For its mighty efforts at envisioning an undergraduate curriculum appropriate to the twenty-first century, we thank the Task Force.
It is gratifying to read, with respect to international experience: “A top agenda item . . . is [to provide] a strong signal – from the faculty and the administration – that an international experience is not a luxury. Rather, it is a highly desirable component of an . . . undergraduate experience, regardless of the major” (p. 98). We also applaud the report’s acknowledgment that foreign language study is “a critical starting point for students who wish to engage with foreign cultures” (p. 100).
These views are consonant with our own belief that, in an era of increasing globalization and multilingualism, every MIT graduate should, ideally, be able to speak, read, write, and think well in at least one language other than English.
We are concerned, however, that an implementation of the Task Force’s recommendations would make it very difficult for MIT’s undergraduates to pursue foreign language studies in a proper fashion.
Language learning is a sequential and cumulative process. The best way to study a foreign language and culture is to start early and continue uninterrupted for as long as one can. Yet the report’s proposed HASS requirements would make such study – be it the continuation of work begun in secondary school or the election of a new language – virtually impossible for most of our students.
To require that a minimum of three foundational HASS courses (all assumedly conducted in English) be taken in the first two years would prevent most students from building efficiently upon any secondary-level language study they would bring with them at matriculation. Inevitably excluding freshmen and sophomores from foreign language study, the proposal would also work to the disadvantage of students who hope to acquire proficiency in a language from scratch at MIT: at best, such students might manage to complete four consecutive semesters by their senior year.
These interruptions or postponements would, moreover, deprive most of our students of the opportunity to minor in a foreign language and culture, since minors require six subjects. They would also prove detrimental for students who wish to work and study abroad through the MIT International Science and Technology Initiatives (MISTI). Like most study-abroad programs, MISTI has a two-year (four-semester) college-level foreign language requirement for many of its tracks. If the proposed HASS GIRs were to go into effect, numerous students would no longer be able to attain such competence before their senior year, and would thus be disqualified from MISTI undergraduate internships and from other undergraduate programs that offer meaningful engagement with non-English-speaking cultures.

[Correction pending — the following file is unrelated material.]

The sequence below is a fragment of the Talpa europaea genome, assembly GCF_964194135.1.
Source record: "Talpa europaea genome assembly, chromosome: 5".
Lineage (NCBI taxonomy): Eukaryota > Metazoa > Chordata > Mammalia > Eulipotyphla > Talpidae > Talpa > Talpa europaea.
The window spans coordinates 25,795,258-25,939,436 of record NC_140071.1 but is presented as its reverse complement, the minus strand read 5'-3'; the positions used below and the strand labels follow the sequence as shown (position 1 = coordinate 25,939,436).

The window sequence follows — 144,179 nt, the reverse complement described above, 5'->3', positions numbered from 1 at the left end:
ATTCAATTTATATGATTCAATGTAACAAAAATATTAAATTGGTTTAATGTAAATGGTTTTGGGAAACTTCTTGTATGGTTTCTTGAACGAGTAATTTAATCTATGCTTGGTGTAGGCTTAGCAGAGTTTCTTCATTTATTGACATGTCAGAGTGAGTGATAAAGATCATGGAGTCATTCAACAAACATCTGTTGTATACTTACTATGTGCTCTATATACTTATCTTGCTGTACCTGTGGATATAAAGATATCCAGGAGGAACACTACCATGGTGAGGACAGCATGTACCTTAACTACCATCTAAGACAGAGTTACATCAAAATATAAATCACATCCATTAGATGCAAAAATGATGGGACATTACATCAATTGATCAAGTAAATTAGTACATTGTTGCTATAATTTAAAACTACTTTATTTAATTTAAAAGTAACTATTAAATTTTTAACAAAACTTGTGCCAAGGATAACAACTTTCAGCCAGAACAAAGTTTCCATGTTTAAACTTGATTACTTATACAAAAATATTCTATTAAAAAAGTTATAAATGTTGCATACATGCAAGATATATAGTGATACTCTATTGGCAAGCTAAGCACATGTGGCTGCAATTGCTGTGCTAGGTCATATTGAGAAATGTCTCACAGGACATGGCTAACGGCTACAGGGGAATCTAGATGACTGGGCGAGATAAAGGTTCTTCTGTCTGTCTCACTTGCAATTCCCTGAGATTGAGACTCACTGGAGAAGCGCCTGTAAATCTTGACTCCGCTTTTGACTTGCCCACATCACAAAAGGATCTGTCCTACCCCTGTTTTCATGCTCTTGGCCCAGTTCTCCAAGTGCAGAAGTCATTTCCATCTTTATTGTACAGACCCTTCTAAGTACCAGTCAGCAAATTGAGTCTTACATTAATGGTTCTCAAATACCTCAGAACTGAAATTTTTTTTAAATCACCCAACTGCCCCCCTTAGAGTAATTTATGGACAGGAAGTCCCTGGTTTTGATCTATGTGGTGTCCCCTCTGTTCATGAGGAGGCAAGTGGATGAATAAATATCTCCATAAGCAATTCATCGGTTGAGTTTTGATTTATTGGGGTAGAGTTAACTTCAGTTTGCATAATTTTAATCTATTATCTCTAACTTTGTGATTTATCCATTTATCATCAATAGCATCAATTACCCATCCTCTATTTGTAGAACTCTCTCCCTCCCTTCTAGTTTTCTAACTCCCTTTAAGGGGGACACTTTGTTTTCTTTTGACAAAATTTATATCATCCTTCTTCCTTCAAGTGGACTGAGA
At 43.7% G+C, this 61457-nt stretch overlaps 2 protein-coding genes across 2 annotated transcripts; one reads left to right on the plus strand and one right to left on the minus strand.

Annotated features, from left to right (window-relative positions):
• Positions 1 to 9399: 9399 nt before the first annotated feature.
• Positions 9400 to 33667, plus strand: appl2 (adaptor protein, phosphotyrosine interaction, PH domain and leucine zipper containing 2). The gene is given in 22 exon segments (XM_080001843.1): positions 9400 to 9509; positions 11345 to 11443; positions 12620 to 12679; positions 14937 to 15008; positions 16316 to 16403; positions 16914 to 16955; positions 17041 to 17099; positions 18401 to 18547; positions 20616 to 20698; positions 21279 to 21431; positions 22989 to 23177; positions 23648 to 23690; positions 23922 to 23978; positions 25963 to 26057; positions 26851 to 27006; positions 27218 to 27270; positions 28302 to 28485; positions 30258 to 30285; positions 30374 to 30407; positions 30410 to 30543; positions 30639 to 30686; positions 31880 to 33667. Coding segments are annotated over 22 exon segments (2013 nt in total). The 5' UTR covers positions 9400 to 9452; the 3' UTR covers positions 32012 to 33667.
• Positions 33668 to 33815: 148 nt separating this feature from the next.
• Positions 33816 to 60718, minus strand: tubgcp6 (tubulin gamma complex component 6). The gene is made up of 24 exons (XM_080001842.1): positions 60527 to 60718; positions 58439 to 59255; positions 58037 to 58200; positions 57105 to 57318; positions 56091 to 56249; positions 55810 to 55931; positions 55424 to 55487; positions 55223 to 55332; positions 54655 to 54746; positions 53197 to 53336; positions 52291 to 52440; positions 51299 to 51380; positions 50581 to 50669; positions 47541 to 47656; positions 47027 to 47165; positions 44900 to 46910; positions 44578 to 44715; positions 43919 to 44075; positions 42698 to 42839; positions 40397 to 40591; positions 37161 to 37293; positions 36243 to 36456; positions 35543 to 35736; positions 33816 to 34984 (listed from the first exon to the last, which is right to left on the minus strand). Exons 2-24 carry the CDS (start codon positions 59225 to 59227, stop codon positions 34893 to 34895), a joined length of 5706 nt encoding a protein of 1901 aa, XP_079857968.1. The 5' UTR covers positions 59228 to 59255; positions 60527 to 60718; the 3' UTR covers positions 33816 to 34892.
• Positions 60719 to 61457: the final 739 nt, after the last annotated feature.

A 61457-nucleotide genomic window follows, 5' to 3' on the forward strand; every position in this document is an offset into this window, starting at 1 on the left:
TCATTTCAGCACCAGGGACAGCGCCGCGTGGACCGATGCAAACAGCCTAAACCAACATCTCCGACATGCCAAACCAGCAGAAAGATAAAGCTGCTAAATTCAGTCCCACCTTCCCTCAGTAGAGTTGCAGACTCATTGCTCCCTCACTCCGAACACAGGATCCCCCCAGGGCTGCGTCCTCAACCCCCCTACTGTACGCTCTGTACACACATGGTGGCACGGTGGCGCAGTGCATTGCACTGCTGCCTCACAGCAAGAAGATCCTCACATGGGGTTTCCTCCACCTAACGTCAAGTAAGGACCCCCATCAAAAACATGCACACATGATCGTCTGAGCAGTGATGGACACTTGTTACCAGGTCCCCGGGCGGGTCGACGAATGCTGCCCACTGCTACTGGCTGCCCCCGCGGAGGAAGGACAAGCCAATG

|Back to top
In academic year 2005-2006, a total of 1,254 MIT undergraduates enrolled in foreign language subjects (Chinese, French, German, Japanese, and Spanish.) Forty-four percent were freshmen and sophomores; fifty-six percent were juniors and seniors. Of the latter, more than two thirds were in intermediate- or advanced-level subjects that require from two to four college-level semesters, or their equivalent, of prior instruction. An implementation of the proposed HASS GIRs would drastically reduce our students’ opportunity for such intermediate and advanced work at every stage of their undergraduate careers.
We thus discern a serious equivocation in the Task Force’s recommendations. On the one hand, the report makes an eloquent, laudable case for internationalizing students’ educational experiences. On the other hand, the report renders it nearly impossible for students to enroll in a sequence of classes that can impart the linguistic and cultural proficiency required for mind-enhancing work and study in regions of the world other than those that are English-speaking.
A monolingual education is an incomplete education.
With Ivy League institutions launching bold initiatives to strengthen their undergraduate engineering programs, it will be all the more crucial in the years ahead for MIT to sustain an environment that can attract students who might otherwise matriculate elsewhere.
Pedagogic wisdom and institutional strategy dictate that we not deny MIT undergraduates – the potential future leaders of science, engineering, business, and other realms – an equal opportunity to prepare for the challenges of a multilingual, transnational world.
The Task Force asserts that much of its work was triggered by a perceived need to ensure that “the study of culture and society” be “sufficiently valued” at MIT (p. 1). With this in mind, we urge fellow faculty to address the issue of foreign language instruction before endorsing any changes to the HASS GIRs.
At stake is nothing less than a clear and honest affirmation, to ourselves and to the rest of the world, of the Institute’s educational priorities.
*The tenured faculty of Foreign Languages and Literatures: Isabelle de Courtivron, Elizabeth Garrels, Shigeru Miyagawa, Margery Resnick, Emma Teng, Edward Turk, William Uricchio, Jing Wang.
|Back to top
|Send your comments
|home this issue archives editorial board contact us faculty website